So, heed my advice: if you want an iPhone for a smartphone, save and spend on an iPhone. Custom-making an Android device to make it look like an iPhone is just a pathetic way of showing how much you really want an iPhone. After all, knockoffs are nowhere near the real deal.
There’s no option in the Accounts & sync settings.
Neither in the Gmail app itself.
Apparently, you can’t! Or, at least that’s how it is in my LG G2.
That’s how Android cannot totally win me over iOS. There are just a lot of problems they can’t seem to fix.
Pocketnow: LG wants to make a new flagship, even more powerful than the G4 will be
But to hear some new talk from company execs, it’s not the G4 that will get us really excited, but what’s next: a phone that “stands above the G series” as an even higher-end option.
If it’s higher than the G4, what does that make my LG G2, then? Plain old Android device?
I just hope LG won’t neglect updates for my G2. Up until now, we’re still waiting for the Android Lollipop OS version update.
That stupid Facebook app built in browser is just plain stupid.
They need to put it back to open in the default browser, may it be Safari for iOS or Chrome for Android. That way it’ll be easier to share the webpage in any app other than the stupid Facebook app.
This now gives me more reason to stop using Facebook altogether.
Just to show you how problematic Android maps and geolocation can often be, I’ve tested the Google Maps app in the iPhone 5s and LG G2 using the same wifi network. And here’s the result.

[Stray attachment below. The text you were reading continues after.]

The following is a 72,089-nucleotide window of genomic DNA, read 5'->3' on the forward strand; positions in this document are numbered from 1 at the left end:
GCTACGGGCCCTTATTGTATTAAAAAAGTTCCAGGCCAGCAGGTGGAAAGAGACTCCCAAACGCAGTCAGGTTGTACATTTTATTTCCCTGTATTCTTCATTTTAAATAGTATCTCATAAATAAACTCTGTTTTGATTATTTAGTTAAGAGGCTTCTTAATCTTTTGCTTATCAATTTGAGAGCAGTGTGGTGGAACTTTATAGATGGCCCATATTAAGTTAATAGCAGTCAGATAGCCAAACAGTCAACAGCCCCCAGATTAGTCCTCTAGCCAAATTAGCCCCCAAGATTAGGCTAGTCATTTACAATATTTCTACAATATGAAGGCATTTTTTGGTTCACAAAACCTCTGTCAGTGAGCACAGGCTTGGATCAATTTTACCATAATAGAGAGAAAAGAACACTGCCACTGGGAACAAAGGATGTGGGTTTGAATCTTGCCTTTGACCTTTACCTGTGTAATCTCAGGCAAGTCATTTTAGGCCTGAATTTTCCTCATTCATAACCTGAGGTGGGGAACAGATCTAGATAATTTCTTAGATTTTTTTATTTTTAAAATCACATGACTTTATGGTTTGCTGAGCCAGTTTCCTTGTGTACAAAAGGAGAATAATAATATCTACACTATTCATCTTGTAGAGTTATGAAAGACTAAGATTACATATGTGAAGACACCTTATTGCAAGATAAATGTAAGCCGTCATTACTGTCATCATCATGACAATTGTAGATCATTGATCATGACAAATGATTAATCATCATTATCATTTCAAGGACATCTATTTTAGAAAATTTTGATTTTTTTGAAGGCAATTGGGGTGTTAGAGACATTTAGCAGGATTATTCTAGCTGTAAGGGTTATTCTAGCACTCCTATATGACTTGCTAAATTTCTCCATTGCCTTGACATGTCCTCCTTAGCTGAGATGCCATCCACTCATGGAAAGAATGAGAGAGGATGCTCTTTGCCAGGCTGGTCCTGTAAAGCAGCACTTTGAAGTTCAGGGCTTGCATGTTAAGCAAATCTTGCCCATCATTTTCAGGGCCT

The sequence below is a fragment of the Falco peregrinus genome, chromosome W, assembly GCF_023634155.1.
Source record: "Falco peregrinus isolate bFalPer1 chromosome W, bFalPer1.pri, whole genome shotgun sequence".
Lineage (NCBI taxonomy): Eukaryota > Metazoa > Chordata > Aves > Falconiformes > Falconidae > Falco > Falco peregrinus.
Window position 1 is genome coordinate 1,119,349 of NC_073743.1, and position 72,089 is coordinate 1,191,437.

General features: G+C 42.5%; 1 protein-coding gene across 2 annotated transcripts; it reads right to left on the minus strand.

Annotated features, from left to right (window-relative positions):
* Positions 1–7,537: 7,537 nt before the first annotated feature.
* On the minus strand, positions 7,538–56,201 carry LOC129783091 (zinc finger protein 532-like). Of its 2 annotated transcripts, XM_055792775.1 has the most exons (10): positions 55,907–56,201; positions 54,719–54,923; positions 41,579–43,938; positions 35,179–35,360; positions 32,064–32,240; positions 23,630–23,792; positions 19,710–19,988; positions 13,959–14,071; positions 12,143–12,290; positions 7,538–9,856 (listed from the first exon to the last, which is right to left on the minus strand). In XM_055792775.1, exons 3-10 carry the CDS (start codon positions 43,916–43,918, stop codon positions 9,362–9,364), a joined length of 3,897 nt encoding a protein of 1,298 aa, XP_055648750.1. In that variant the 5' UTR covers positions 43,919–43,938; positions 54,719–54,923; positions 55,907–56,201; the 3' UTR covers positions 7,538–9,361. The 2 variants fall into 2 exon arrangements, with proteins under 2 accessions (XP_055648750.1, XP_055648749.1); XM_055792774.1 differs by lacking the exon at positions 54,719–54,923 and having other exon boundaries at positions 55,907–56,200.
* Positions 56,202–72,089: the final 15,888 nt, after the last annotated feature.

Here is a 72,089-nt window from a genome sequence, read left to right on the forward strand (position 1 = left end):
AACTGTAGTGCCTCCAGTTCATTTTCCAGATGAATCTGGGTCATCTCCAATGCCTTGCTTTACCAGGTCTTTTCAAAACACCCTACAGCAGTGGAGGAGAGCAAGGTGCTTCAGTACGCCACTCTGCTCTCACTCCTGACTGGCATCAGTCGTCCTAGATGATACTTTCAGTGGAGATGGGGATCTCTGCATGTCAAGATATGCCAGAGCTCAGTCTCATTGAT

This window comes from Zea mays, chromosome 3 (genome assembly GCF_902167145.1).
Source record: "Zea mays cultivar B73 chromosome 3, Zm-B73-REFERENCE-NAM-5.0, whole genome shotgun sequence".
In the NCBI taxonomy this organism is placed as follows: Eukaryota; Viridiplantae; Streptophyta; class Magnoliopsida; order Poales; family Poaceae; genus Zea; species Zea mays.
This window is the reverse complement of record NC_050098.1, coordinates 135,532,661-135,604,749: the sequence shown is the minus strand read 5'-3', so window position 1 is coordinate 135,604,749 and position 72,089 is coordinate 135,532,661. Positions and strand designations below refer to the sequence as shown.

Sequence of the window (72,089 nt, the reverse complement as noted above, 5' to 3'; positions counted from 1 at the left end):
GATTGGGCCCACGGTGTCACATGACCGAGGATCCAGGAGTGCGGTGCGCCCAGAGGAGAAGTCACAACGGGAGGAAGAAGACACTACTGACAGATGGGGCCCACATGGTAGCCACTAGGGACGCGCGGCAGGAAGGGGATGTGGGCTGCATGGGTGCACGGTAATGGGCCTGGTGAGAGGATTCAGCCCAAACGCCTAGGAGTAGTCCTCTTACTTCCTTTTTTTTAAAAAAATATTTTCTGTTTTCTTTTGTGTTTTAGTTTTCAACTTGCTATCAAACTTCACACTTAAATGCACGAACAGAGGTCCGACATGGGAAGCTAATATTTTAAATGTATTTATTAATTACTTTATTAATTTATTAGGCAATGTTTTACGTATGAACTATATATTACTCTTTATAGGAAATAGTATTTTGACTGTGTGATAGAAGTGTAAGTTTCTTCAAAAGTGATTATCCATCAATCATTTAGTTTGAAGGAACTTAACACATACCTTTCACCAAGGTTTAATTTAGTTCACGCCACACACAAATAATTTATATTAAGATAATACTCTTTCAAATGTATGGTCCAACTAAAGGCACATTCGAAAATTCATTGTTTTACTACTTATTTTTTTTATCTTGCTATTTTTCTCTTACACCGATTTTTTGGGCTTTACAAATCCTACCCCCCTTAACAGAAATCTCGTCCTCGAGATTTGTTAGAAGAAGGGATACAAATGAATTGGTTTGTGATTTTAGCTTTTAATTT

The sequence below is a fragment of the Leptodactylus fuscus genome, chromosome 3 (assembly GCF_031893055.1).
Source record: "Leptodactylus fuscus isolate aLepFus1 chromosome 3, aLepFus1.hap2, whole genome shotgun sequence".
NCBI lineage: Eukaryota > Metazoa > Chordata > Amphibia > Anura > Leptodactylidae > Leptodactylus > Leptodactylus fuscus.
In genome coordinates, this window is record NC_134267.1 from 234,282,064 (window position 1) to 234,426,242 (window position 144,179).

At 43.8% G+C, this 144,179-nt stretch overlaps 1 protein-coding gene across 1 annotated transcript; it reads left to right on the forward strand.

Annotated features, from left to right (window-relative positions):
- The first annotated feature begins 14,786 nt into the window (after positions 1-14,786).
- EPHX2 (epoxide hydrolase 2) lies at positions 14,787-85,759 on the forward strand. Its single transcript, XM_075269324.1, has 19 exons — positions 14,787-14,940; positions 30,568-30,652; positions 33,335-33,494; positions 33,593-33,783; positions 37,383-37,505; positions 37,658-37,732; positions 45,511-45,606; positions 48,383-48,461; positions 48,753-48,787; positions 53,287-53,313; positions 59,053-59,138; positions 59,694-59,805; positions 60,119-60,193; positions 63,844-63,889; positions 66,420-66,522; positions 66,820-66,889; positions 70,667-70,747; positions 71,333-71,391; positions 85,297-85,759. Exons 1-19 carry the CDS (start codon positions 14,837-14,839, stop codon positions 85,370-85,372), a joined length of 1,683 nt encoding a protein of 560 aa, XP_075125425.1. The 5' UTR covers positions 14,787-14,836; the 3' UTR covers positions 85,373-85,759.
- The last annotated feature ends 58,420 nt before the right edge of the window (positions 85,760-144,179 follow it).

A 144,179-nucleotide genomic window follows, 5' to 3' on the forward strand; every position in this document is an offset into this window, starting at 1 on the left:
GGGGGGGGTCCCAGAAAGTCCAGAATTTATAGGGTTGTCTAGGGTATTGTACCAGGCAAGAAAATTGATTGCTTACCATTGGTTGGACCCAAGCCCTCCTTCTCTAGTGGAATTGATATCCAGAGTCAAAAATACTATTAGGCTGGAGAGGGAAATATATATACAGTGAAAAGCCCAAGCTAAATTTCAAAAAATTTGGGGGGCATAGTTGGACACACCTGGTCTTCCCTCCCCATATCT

This is what Android makes out of my current location: Check out the screenshots after the jump »
One of the selling points of an Android system is the ability to share about anything from any app. Apps that solicit sharing to, add their sharing shortcuts to the sharing window as you can see in the screenshot above.
There’s just one big problem. When the sharing options have too many services already, it becomes too crowded. You have to scroll down all the way down to share to say Twitter or Tumblr, because sharing services are alphabetically arranged. They’re not even arranged according to which service you usually use.
And yet, no settings to streamline these options. Or, I may be missing something. I’ll be glad if you can point me to the right direction.
Note: I’m currently using the LG G2 running on Android 4.2.2 Jelly Bean.
There are a lot of metrics to measure smartphone dominion among different smartphone brands and operating systems. Survey organizations use sales figures, net profit, internet traffic, apps ecosystem, etc., even broken down into different demographics and/or geography, to demonstrate the different systems’ leadership above the rest.
But, really, if you are going to be realistic about it, try going to restaurants, malls, and/or coffee shops around the metro, and observe which smartphones are predominantly in the hands of other people around you, you’ll find that these statistics are not quite accurate.